I’ve been working on improving my warm-ups and want to blog about them so that I keep doing beneficial things!

Previous Warm-up Level-ups:

**In the Beginning**

When I first found out about Andrew Stadel’s Estimation 180 activity, I thought it was a great idea and wanted to implement it in my weekly warm-ups. I had two estimations each Friday (so not 180 of them) and this has always been the most popular warm-up ever since I started a weekly routine of these warm-ups. I tried to make the second one related to the first so that students had some ability to make a more educated estimation.

I used to call on students or asked them to shout out their guesses, and proceeded to write all the guesses down on the whiteboard. As many teachers have pointed out, getting the students to say or write down their guess gets them to have “skin in the game” so they’re more invested in the answer. But this was time consuming and every student didn’t always feel comfortable shouting out an estimation. The bigger problem was that people tended to follow the first estimation, reducing the amount of thinking they were doing.

**Now**

Now I have students go to a link (bit.ly/WHSestimate1 and bit.ly/WHS estimate2) on their Chromebooks and this takes them to a Google Form.

Then I look at the spreadsheet and sort by their estimation so we can quickly see the smallest, largest, and get an idea for the range of the guesses.

I then hide their name by scrolling to the right (I do this before sorting so they don’t see each other’s names). The anonymity helps shy students have the courage to submit an answer knowing they’re not going to be ridiculed for whatever answer, even if they have no clue.

I also try to emphasize and read some of the better “reasoning”, though I give the students 1 minute (via a timer) to make the estimation and explain, so that’s not always the highlight.

After looking at the estimations, I reveal the answer (often by waiting excruciatingly long!). I go back and show the winner(s). The winner gets to have the “rolling chair” for the day and the upcoming week until the next Friday. If there is more than one, I paste their names here and randomly choose one.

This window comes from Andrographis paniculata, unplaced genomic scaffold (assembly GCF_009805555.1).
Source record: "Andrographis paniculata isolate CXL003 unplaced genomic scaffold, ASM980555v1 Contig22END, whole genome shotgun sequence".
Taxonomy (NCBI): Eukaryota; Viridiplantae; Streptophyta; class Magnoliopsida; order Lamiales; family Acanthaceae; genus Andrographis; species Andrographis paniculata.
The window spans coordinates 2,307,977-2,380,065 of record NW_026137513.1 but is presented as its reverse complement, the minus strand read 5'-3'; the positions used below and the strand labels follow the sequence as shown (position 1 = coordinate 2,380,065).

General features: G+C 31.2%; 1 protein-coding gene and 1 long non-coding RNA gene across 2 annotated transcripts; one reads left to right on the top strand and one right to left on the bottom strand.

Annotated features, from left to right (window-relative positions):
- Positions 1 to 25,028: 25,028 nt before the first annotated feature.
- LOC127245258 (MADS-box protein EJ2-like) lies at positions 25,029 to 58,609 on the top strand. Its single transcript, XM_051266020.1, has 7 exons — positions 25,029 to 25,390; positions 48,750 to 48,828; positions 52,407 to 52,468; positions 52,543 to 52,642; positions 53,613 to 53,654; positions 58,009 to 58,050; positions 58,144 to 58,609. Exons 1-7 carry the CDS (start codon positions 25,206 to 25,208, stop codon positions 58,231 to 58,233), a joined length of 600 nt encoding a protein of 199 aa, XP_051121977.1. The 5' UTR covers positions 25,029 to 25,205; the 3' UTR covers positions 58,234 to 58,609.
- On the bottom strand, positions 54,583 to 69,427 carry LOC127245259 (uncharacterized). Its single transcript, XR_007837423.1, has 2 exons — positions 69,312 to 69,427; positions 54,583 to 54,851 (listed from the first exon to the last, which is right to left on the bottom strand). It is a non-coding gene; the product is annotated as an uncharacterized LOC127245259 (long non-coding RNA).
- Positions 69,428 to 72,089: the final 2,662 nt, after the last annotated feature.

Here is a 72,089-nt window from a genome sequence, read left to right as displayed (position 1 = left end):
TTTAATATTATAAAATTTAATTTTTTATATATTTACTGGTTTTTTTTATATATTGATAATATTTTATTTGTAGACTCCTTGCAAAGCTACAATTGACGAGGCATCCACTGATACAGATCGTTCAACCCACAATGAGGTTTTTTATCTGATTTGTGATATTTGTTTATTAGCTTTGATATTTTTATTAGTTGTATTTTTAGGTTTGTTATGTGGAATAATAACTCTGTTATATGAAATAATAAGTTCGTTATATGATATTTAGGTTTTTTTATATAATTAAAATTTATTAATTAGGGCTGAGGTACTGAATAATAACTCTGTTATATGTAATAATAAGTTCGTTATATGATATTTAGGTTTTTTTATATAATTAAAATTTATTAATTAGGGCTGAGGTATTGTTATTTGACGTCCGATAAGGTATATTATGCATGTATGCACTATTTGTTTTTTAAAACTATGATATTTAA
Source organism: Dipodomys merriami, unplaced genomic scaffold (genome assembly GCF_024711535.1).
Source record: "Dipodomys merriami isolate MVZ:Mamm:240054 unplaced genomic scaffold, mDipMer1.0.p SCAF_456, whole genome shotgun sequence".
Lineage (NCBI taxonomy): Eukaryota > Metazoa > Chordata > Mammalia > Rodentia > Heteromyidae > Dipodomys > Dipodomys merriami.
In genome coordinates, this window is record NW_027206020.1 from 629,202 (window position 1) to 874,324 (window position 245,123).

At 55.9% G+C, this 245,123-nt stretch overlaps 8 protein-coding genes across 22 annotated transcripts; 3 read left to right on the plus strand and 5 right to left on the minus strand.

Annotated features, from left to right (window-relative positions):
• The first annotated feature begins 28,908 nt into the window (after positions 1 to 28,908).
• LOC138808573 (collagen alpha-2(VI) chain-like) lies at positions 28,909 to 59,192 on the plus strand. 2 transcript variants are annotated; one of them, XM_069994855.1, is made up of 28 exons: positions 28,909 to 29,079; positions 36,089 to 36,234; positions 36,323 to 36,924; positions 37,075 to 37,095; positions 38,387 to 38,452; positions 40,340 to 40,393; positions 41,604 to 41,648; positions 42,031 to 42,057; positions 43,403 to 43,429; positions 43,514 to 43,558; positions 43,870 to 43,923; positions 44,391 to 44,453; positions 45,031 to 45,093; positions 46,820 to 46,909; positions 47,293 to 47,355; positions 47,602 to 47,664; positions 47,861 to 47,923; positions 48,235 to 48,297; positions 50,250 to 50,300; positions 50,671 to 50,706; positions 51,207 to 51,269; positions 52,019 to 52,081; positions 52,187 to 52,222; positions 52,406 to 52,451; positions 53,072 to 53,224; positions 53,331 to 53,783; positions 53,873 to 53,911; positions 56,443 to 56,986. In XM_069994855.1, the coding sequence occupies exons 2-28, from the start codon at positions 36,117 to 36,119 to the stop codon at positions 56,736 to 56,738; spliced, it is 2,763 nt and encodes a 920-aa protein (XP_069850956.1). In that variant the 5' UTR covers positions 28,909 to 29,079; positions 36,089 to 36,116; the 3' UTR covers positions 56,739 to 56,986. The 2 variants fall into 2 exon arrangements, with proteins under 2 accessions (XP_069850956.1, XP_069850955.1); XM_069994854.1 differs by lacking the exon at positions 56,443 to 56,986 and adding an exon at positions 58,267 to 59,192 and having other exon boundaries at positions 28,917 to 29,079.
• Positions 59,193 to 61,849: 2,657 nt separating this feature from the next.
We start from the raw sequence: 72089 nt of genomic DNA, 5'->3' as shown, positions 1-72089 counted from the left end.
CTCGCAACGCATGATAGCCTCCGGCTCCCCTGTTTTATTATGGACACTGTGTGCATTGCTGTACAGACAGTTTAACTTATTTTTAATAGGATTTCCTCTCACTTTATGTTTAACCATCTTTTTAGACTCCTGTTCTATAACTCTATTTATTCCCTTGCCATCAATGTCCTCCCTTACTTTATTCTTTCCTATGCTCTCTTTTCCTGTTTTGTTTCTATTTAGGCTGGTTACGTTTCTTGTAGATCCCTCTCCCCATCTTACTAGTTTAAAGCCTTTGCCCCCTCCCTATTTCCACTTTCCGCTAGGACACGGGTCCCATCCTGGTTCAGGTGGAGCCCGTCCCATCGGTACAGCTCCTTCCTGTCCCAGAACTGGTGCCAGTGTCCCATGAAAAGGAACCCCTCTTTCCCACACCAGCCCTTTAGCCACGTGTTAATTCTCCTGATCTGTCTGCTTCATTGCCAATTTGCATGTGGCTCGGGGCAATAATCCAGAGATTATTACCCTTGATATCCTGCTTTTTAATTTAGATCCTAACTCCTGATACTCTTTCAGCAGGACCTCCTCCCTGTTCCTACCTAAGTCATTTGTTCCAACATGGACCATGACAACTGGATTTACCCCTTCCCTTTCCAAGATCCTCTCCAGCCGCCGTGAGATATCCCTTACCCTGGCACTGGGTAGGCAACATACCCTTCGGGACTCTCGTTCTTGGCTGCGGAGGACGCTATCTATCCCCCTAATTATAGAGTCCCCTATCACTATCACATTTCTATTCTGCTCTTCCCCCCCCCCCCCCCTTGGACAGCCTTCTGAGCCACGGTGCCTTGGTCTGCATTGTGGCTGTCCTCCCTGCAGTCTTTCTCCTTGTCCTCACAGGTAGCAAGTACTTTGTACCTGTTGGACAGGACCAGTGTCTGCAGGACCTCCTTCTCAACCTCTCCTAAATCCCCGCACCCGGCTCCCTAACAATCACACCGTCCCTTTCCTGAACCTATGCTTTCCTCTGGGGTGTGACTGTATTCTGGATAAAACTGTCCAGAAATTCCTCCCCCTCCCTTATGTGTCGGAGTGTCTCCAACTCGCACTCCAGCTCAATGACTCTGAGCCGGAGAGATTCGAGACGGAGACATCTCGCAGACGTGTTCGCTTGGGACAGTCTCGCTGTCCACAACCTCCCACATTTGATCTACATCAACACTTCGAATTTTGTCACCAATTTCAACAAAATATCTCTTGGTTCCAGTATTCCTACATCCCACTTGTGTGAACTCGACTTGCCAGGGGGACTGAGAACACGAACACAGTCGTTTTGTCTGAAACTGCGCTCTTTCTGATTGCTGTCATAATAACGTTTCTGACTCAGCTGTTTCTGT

**In the Future**

The thing I would like to do is better emphasize the “explain your reasoning” part, which makes the students think critically. One way I’ve done that is highlighting a few of the reasonings (before revealing the answer) and then after revealing the winner of the chair, I’ll reward those who had good reasoning with candy. Or sometimes I’ve said “the winner must have decent reasoning” so all the “idk” entries couldn’t win. But then there’s the gray area of “What makes good reasoning?”, which is, I suppose, a good discussion that I need to be willing to embrace, even though it makes me a little nervous to have if only because there’s no clear “right answer” to that question as there is in most of math.

I do like how this warm-up moves quickly (if I set a timer, the students know they should open up their Chromebooks before the bell rings to not miss the 1 minute deadline!) and how students are highly motivated to participate. What’s fascinating to me is that in classes where there are one or two students who “don’t care about any of this math” they are very eager and excited to try the estimation.

The other way I want to improve this warm-up is to make it more personal for the students. Andrew Stadel’s stuff is great, but one of the top questions I get is “did you make this video?” and I’m forced to answer “no, one of my math teacher friends[1] made it.” Some of the best warm-ups are ones that connect to the students lives[2] and I’m slowing replacing Andrew’s warm-ups with my own photos and videos. The more I can make it about them and/or me, the better our relationship and the better they’ll learn in the class. These types of warm-ups just beg to be made more personable and this is such a good opportunity for just that!

[1] I’ve met Andrew in person once, so that counts, right?

[2] One of my favorites is taking a photo of a combine harvester at the county fair during the week of the fair as many of our students are highly involved in the county fair. There was a sign for the price of the harvester and many students exclaim “hey, I saw that sign!” but then struggle to remember the value of the harvester!